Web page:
The Christian Art of the Catacombs

Author: Frederic Ozanam


By Frederic Ozanam (French Catholic Cultural Historian, 1813-1853)

The Italian genius developed in the atmosphere of the catacombs. We must descend there to discover the source of all that was destined to become so great. There, in those primitive ages, lived a people in the modern sense of the word, comprising women and children, the weak and the small, such as ancient historians despise and hold of no account -- a new people, a medley of strangers, slaves, free-men, barbarians, all animated by a spirit alien to antiquity and suggestive of a new order of things. This society had an ideal which it was eager to express, but the ideal was too comprehensive, too impassioned, too new, to find adequate expression in words; it required the service of all the arts. In that early stage of its development, poetry was not yet clear, precise, or clothed in the garb which it needed. But it animated all the arts, architecture, painting, sculpture, engraving, for all these are symbolic and are characterized by figurative expression and the endeavor to make the image reflect the idea, to reveal the ideal in the real.

We must imagine the catacombs as a network of long, underground corridors, stretching in all directions beneath the suburbs and the outskirts of Rome. We must beware of confusing them with the spacious quarries dug out for the purpose of building the pagan city. The Christians themselves excavated the narrow corridors which were to hide the mysteries of their faith and to be the resting- placeof their tombs. These labyrinths are sometimes as much as three or four stories high and they penetrate a depth of eighty to a hundred feet below ground, but in many parts they are so narrow and low that it is difficult to make one's way through even with lowered head. To the right and left are several rows and broad, deep trenches scooped out of the wall, in which bodies of men, women, and children are placed side by side and covered with a little lime. As if to confuse the pagan searchers, the underground passage makes a thousand detours, and to this day these very detours speak of the horrors of those early days of persecution when the cruel hunter chased his prey through these winding labyrinths. For this very purpose of persecution the corridor was made to wind, to ascend and descend, and to bury itself in the lowest depths of the earth. But though a work born of cruelty and horror, it is at the same time an eloquent work. No building raised by human hands teaches nobler lessons. In those murky passages the visible world and all trace of light is denied to all who penetrate those depths. The cemetery encloses all the hidden treasures of darkness, even as eternity "concludes and shuts up" all time, and the oratories, built at various points for the celebration of the holy mysteries, are like so much daylight breaking in upon immortality to comfort the souls for the night here below.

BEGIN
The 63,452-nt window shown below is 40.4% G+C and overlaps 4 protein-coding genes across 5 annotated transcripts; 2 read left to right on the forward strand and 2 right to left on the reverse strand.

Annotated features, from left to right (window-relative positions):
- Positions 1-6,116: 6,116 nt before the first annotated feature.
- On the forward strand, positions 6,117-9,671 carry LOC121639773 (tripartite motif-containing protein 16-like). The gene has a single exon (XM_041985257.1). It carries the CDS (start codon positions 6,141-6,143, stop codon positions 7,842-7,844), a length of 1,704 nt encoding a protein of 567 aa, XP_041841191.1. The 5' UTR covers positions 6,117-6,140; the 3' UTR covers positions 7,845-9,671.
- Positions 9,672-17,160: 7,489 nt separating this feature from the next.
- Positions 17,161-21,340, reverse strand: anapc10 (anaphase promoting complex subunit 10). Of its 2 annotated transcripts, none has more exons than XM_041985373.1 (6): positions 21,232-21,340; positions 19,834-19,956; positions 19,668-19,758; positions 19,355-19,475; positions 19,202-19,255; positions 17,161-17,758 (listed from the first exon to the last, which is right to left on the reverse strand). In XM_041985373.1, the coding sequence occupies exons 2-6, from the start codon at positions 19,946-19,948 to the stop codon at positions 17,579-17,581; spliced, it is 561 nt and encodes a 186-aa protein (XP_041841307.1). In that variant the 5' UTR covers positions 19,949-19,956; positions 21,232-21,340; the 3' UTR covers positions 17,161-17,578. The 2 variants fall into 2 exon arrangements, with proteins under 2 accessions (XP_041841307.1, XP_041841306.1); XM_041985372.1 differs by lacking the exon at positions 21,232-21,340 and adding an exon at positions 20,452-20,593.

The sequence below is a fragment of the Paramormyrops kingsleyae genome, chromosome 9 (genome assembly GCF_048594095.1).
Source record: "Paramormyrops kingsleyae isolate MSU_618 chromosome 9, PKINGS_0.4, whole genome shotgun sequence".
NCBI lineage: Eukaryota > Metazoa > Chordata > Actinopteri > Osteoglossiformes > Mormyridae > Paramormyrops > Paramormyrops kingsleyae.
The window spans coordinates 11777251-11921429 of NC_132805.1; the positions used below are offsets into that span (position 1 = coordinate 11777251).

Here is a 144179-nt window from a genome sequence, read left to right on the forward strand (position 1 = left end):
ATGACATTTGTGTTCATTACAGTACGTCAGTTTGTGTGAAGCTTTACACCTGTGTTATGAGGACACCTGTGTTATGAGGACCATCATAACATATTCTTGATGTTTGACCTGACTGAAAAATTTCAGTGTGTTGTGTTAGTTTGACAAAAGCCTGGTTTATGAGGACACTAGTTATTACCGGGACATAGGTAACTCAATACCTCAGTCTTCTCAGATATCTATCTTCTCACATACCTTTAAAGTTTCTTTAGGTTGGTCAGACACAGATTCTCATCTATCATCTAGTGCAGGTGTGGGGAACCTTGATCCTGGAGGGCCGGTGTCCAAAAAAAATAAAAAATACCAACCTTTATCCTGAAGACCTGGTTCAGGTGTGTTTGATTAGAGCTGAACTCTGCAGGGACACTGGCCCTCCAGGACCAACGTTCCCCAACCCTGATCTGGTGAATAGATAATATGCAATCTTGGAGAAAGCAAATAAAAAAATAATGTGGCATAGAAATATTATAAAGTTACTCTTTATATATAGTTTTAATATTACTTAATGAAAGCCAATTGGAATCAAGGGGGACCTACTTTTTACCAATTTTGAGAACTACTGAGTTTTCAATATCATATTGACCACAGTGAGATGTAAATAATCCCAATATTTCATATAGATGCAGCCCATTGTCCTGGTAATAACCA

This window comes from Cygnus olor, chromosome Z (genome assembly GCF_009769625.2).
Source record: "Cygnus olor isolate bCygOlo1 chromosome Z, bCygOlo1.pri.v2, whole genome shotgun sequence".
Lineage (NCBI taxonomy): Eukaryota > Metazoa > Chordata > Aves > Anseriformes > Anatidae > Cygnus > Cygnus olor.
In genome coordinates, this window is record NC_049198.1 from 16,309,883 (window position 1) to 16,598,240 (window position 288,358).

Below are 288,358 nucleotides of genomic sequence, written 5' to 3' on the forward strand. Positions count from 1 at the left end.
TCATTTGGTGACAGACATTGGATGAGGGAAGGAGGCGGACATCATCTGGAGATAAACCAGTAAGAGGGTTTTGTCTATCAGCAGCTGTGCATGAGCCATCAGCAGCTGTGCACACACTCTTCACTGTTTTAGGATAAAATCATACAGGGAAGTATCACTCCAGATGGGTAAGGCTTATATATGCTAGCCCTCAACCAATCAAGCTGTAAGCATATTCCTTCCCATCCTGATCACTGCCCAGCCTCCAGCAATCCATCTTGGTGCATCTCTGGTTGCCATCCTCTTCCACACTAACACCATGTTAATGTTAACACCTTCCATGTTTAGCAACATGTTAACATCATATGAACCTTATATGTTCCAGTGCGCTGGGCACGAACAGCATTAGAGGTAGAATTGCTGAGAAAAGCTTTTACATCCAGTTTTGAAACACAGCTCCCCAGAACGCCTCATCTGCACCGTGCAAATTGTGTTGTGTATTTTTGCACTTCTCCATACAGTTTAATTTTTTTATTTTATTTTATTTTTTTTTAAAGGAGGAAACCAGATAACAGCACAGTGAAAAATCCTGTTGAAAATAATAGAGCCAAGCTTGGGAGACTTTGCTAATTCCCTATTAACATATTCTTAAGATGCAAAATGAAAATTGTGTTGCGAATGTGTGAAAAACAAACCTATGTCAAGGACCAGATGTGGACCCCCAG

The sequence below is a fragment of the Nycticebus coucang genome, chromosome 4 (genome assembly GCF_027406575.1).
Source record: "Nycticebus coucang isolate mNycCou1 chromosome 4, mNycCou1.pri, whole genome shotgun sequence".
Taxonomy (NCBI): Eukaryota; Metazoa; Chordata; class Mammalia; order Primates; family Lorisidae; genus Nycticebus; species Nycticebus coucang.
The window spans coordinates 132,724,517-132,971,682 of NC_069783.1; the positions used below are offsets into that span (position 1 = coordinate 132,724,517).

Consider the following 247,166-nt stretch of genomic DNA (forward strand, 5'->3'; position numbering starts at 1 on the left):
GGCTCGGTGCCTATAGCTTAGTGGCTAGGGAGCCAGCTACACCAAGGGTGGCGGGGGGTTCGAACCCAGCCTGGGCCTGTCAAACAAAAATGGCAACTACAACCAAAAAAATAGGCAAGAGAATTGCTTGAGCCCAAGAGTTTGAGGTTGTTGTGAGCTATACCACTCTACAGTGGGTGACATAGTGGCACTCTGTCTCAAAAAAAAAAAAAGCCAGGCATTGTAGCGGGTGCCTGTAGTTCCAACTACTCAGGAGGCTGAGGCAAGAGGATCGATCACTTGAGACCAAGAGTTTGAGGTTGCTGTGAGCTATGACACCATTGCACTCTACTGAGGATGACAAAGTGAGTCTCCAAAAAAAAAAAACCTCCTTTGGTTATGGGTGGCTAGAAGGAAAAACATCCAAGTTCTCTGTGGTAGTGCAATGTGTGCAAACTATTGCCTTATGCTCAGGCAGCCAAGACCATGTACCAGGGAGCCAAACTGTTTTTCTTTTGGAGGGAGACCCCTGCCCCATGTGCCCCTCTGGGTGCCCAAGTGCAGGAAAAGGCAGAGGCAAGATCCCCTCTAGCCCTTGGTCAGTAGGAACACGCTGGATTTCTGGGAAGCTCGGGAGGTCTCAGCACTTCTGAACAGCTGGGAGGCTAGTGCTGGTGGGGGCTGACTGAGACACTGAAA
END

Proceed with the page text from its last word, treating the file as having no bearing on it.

These oratories are covered with pictures which are often crudely executed and which are clearly the work of unskilled hands. Those ignorant workmen could do no better, working in haste and by the light of a lamp, in fear, and threatened with death. Yet often when the light of a torch is thrown upon the sacred walls, images are revealed whose design, form, and movement recall the best traditions of ancient art. At the same time, behind these very traditions lurks the principle which was destined to reanimate and transform them. The true faith of the martyrs is depicted in the expression of these beings whom the artist represents with eyes raised to heaven and hands outstretched in prayer. But in all, the intrusion of Christian art is revealed in the ideal which chose the subjects if these pictures, which planned the order of them and designed the types. In these desolate places, where images expressive of a society banned, persecuted, and mercilessly tracked might well be expected, are discovered instead those revealing a very different spirit. At the entrance of the vault appears the Good Shepherd bearing on His shoulders a lamb and a goat, indicating that He saves both the innocent and the repentant. Next, in four panels decorated with garlands of flowers and fruits, are depicted stories drawn from the Old and New Testaments, generally arranged in couples, as if to suggest allegory and reality, prophecy and history. In these figure Noah in the Ark, Moses striking the rock, Job on the dunghill, the Miracle of Cana, the feeding of the five thousand, Lazarus leaving the tomb, and most prominent -- Daniel in the lions den, Jonah cast out by the whale , the three Children in the furnace. All these are types of martyrdom -- martyrdom by beasts, water, and fire, but all symbolical of triumphant martyrdom such as is necessary to depict in order to maintain courage and console grief. We see no trace of contemporary persecutions, no representation of the butchery of the Christians, nothing bloodthirsty, nothing which could rouse hatred or vengeance, nothing but pictures of pardon, hope, and love.